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Transcript
Psy 712
Spring 2013
Project 2 Overview
The purpose of Project 2 is to write a multiple-choice test.
Lab 2-1: Drafting Your Multiple-choice Test
Lab 2-2: Editing Your Multiple-choice Test
Lab 2-3: Finalizing Your Multiple-choice Test
Due Thursday Feb 14 3pm
Due Thursday Feb 21 3pm
Due Thursday Feb 28 3pm
3 marks
3 marks
10 marks
An award will be given for the Best Multiple-choice Test
1
Project 2
Lab 2-1: Drafting Your Multiple-Choice Test
3 Marks
Purpose
The purpose of this assignment is to write a multiple-choice test. The test will have 6 – 10 items that cover a
range of learning goals. The test will cover one of the chapters that are included on our first quiz.
Background Reading
1. Read Chapter 15: Principles of Objective Test Development, from Thorndike, R.M. (1997). Measurement
and evaluation in psychology and education, sixth edition. Upper Saddle River, NJ: Prentice-Hall. This is
available through e-reserves.
2. Read the Guidelines for Writing Items When There IS a Correct Answer, which was handed out during the
first class, and which is reproduced below.
Drafting your Multiple-choice Test
To create your multiple-choice test, follow these steps:
1) Content Domain
You will create a multiple-choice test that assesses knowledge of one of the chapters in your text
(Murphy and Davidshofer). You may select chapter 4, 5, or 11.
Write down the chapter number and name.
2) Divide the chapter into 4-10 sub-domains. This is the structure of the content domain. You may divide
the chapter based upon the chapter sub-headings, the main topics as you conceptualize them, the type of
knowledge (e.g., definition, concepts, theories, calculations), or based upon some other criteria.
3) Brain-Storming
Brain-storm as many multiple-choice items as you can for each sub-domain. Each item should have at
least 3 response options, and should ideally have 4 or 5. If you have 8 or more sub-domains, try for two
or three items each. If you have only a few sub-domains write 4 or 5 items for each. Ensure you have
at least two items for every sub-domain. Write the items underneath each sub-domain label.
For each item, put an asterisk next to the correct answer.
Try to create items for each of the categories in Bloom’s taxonomy for the cognitive domain:
knowledge, comprehension, application, analysis, synthesis, and evaluation. As you write each item,
label it according to Bloom’s category. For example
Knowledge:
Which measure of central tendency is calculated as the arithmetic average of all the numbers?
*a) mean
b) median
c) mode
d) none of the above
2
Comprehension:
If one person drops out of the study, which measure of central tendency will almost certainly
change?
*a) mean
b) median
c) mode
d) none of the above
Application:
What is the mean of 1, 1, 2, 5?
a) 1
b) 1.5
*c) 3
d) 4
Synthesis:
In a dataset with 1000 values, the mean is 100 and the median is 150. What can you say about
the shape of the distribution?
a) it is positively skewed
*b) it is negatively skewed
c) it is normally distributed
d) it is bimodal
Evaluation:
When data are severely skewed, which measure of central tendency gives the most accurate
portrayal of the “typical” score?
a) mean
b) median
c) all measures of central tendency are equally representative of the “typical” score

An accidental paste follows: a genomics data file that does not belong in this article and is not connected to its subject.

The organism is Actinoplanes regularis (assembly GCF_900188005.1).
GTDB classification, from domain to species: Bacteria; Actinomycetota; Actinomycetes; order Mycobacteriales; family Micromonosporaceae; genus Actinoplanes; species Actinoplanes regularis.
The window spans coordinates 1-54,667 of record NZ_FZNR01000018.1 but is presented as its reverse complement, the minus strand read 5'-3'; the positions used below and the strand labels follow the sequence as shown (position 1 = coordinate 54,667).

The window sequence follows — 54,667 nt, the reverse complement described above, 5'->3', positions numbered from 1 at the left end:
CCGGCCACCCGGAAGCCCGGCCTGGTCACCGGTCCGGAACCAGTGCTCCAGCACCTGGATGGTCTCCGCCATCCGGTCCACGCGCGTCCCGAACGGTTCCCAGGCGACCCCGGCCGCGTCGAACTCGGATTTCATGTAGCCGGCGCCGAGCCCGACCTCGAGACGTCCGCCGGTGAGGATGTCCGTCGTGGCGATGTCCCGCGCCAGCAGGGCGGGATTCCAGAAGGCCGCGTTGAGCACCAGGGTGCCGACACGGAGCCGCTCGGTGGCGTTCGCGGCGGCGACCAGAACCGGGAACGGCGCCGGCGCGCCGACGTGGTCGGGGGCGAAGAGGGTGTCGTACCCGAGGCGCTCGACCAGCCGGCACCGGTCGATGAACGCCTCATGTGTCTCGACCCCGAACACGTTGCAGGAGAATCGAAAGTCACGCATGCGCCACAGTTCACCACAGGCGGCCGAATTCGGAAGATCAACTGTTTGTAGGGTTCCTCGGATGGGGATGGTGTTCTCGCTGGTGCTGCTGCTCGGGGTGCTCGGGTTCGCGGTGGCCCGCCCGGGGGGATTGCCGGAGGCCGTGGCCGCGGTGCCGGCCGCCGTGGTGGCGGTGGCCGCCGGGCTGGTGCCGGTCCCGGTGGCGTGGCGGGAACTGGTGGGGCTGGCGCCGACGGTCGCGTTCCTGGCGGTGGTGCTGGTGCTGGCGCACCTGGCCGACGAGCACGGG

d) when data are severely skewed, no measure of central tendency reflects the typical
score
Brain-storm at least 15 items. If you don’t have at least 15 items, keep working at it until you get at
least 15. It is okay if some of the items overlap in content with some of the other items. If there are
three people on your team, this is easier if you first agree on the sub-domains and then each person
brainstorms as many items as they can for each sub-domain.
4) Item Critique – Item Writing
Examine each item to check that they follow the guidelines for writing items that were discussed in
the Thorndike chapter and are listed below. Often, it is hard to know if an item that you have drafted is
clear, uses appropriate vocabulary, isn’t biased, etc. It is easier to spot potential problems with someone
else’s items. Therefore, I recommend that each team member ask the other team members for feedback
on the items that they wrote.
Sort your items into two categories: items that do follow the guidelines for item-writing given below
and items that do not. In order to sort your items, you should copy and paste all of the items from Step
3, and then sort them into these two categories for Step 4. Dr. Barchard needs to you submit your work
for each of the steps in this assignment so she can see the progression of your ideas. Therefore, you
need to provide separate answers to Step 3 and Step 4.
When people first start writing items, they usually find that the majority of their draft items violate
the guidelines. Try revising some of these items. Leave the poor items in the “violates guidelines”
section but add the revised items to the “follows guidelines” section.
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5) Item Critique – Item Content
Now go through your items a second time to find the ones that measure the most important content.
Check whether you have items for each of the categories in Bloom’s taxonomy: knowledge,
comprehension, application, analysis, synthesis, and evaluation.
When you are finished this sorting, check if you do not have at least 6 items that meet the guidelines
below, that measure important content, and that cover a range of learning outcomes (ensure that at least